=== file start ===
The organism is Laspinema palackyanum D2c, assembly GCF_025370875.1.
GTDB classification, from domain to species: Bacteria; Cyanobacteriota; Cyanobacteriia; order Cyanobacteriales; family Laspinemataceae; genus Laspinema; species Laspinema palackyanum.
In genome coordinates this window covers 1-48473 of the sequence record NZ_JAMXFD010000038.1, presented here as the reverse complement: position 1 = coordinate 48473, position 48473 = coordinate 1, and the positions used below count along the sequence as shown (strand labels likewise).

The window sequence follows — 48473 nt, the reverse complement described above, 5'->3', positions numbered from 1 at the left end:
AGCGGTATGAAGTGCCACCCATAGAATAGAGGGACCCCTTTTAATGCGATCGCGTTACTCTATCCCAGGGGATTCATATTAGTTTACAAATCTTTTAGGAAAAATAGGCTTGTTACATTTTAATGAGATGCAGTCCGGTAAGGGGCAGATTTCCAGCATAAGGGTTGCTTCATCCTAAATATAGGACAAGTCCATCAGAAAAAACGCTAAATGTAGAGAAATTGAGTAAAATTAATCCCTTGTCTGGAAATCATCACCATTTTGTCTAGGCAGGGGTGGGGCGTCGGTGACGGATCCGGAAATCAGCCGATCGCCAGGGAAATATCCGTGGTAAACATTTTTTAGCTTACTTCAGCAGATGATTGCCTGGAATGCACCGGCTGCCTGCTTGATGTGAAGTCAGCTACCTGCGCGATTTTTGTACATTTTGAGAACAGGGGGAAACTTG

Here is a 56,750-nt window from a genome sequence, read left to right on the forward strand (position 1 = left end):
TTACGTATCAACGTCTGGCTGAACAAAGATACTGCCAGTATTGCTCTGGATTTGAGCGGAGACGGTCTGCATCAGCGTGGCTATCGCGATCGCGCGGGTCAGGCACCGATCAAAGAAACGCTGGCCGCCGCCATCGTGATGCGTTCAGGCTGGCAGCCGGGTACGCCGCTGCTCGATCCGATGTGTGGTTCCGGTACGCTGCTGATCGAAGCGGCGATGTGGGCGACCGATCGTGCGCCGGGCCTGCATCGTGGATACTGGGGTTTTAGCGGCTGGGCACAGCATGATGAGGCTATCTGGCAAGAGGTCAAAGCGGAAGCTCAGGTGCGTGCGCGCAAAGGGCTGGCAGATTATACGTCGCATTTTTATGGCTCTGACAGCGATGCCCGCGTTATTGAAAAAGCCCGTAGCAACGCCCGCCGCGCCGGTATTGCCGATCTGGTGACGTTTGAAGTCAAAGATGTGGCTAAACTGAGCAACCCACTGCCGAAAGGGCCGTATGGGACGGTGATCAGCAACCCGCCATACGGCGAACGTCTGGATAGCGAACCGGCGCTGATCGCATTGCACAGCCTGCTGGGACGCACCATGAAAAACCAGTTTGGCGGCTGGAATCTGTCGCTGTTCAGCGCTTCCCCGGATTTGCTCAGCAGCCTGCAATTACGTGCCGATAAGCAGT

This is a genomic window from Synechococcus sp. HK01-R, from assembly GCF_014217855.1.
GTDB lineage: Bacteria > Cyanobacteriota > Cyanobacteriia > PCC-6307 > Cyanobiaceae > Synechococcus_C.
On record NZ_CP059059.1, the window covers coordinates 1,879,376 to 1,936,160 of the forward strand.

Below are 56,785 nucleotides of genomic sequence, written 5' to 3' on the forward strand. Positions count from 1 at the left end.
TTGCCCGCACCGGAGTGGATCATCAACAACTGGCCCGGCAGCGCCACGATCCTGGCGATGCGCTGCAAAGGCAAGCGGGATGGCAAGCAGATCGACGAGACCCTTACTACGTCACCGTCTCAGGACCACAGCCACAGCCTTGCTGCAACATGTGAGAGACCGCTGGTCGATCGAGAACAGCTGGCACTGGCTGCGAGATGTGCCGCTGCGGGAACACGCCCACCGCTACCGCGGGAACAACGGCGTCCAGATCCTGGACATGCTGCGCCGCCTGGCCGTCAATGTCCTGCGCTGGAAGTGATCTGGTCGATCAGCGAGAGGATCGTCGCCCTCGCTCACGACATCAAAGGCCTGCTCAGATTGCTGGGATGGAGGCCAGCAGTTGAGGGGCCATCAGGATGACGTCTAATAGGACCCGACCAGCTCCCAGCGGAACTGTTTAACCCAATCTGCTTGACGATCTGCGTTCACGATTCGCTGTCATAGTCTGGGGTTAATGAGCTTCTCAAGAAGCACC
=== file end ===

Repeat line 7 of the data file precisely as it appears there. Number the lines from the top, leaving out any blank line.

TTACGTATCAACGTCTGGCTGAACAAAGATACTGCCAGTATTGCTCTGGATTTGAGCGGAGACGGTCTGCATCAGCGTGGCTATCGCGATCGCGCGGGTCAGGCACCGATCAAAGAAACGCTGGCCGCCGCCATCGTGATGCGTTCAGGCTGGCAGCCGGGTACGCCGCTGCTCGATCCGATGTGTGGTTCCGGTACGCTGCTGATCGAAGCGGCGATGTGGGCGACCGATCGTGCGCCGGGCCTGCATCGTGGATACTGGGGTTTTAGCGGCTGGGCACAGCATGATGAGGCTATCTGGCAAGAGGTCAAAGCGGAAGCTCAGGTGCGTGCGCGCAAAGGGCTGGCAGATTATACGTCGCATTTTTATGGCTCTGACAGCGATGCCCGCGTTATTGAAAAAGCCCGTAGCAACGCCCGCCGCGCCGGTATTGCCGATCTGGTGACGTTTGAAGTCAAAGATGTGGCTAAACTGAGCAACCCACTGCCGAAAGGGCCGTATGGGACGGTGATCAGCAACCCGCCATACGGCGAACGTCTGGATAGCGAACCGGCGCTGATCGCATTGCACAGCCTGCTGGGACGCACCATGAAAAACCAGTTTGGCGGCTGGAATCTGTCGCTGTTCAGCGCTTCCCCGGATTTGCTCAGCAGCCTGCAATTACGTGCCGATAAGCAGT